Prior to NAB, I borrowed a Sony FS7 from SatoStudios and teamed up with Keiko & Roland from GearAddix to test drive the amazing 180fps feature shooting entirely in SLOG-2. The video samples finally made it back from editing, and we're quite pleased with the results. Enjoy this short piece.

The Sony PXW-FS7 rocks a Super 35 Sized CMOS Sensor with Sony E-Mount. Offers up UHD (4K) Up to 60 FPS, HD Up to 180 FPS. The FS7 can record to high quality XAVC-I Up to 600 Mb/s and holds Dual XQD Memory Card Slots. If you want even more quality and power, you can mount up the (optional) Extension unit for 12-bit 4K/2K RAW Data Output and up to 240fps to an external recorder. That's practically an entirely new camera with those added features.

Sony FS7 extension RAW
find-price-button Sony FS7 Extension Unit 12 Bit RAW

Sure it's an investment up front but consider that a Sony A7s + Atomos Shogun Recorder will already run you over $4500 dollars just to get a bit of that 4K goodness. Yet you're still far from the framerate, resolution, built in ND Filters, audio inputs, and ergonomic design the FS7 offers. Stripped down, the FS7 can be almost as compact as a Canon C100. For the run-gun traveling shooter who wants to step up from a DSLR body, the Sony FS7 is a camera to keep your eyes on, and it appears the industry seems to agree. Available now via B&H (click here).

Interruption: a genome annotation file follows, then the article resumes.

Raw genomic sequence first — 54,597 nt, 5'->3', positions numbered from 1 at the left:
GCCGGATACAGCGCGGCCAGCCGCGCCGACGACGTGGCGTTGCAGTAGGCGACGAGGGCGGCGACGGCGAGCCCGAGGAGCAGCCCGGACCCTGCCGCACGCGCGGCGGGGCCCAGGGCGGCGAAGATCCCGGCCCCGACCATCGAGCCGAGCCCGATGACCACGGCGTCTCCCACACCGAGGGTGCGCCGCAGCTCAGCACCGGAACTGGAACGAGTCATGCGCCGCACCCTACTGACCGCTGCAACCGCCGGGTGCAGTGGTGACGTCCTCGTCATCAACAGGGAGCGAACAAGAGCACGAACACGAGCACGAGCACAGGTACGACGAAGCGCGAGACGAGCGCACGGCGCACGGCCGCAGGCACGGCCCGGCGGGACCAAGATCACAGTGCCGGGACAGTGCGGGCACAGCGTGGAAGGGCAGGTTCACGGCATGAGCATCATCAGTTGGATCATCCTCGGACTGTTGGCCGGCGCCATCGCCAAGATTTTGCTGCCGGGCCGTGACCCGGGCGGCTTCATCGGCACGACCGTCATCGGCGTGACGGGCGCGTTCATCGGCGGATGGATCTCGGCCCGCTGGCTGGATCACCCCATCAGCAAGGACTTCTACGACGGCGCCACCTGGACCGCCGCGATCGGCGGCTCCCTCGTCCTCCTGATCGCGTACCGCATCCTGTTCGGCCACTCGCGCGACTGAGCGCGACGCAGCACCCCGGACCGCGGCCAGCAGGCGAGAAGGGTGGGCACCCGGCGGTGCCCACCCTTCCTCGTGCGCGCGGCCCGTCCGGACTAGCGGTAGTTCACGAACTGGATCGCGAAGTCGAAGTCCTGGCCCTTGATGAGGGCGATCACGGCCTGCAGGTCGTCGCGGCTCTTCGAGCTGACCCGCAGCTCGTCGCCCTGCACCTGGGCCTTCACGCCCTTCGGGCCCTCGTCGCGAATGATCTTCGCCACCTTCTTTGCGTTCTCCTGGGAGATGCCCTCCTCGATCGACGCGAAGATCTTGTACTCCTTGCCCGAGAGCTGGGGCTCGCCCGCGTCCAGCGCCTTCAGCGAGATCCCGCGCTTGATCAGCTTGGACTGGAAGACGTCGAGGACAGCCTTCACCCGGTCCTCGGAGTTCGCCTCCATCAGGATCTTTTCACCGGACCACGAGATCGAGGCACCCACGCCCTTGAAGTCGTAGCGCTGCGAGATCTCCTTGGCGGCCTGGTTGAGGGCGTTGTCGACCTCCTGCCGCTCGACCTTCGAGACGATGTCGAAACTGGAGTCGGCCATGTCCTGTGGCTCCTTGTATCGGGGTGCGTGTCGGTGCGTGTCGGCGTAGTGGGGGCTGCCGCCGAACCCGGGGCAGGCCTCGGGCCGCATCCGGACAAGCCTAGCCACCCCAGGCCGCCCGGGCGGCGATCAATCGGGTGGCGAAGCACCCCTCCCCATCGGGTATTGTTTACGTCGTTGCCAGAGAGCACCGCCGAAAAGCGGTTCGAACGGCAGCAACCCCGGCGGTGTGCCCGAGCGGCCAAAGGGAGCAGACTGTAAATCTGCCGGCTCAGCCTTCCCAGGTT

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find-price-button Sony PWX-FS7 4K XDCAM Super 35 Camera System

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Yesterday I met up with SatoStudios to check out the new DJI Ronin Gimbal, so I decided to bring out the Varavon Birdycam as well to shoot a few BTS clips. This footage is shot with a GH4 camera and although I find this footage to be incredibly smooth, I believe that I will have to tune up some of the PID settings to get best results on this super lightweight setup.

What you see in the video is still using the existing profile that was shipped with the unit, but it may be time to dig a little deeper. Since the Varavon uses the same Alexmos 32 bit software as the other gimbals, I can create my own custom settings. [BTW, you should not attempt this unless you know what you are doing].


varavon birdycam pre-order
find-price-button Varavon BirdyCam 3 Axis Gimbal Stabilizer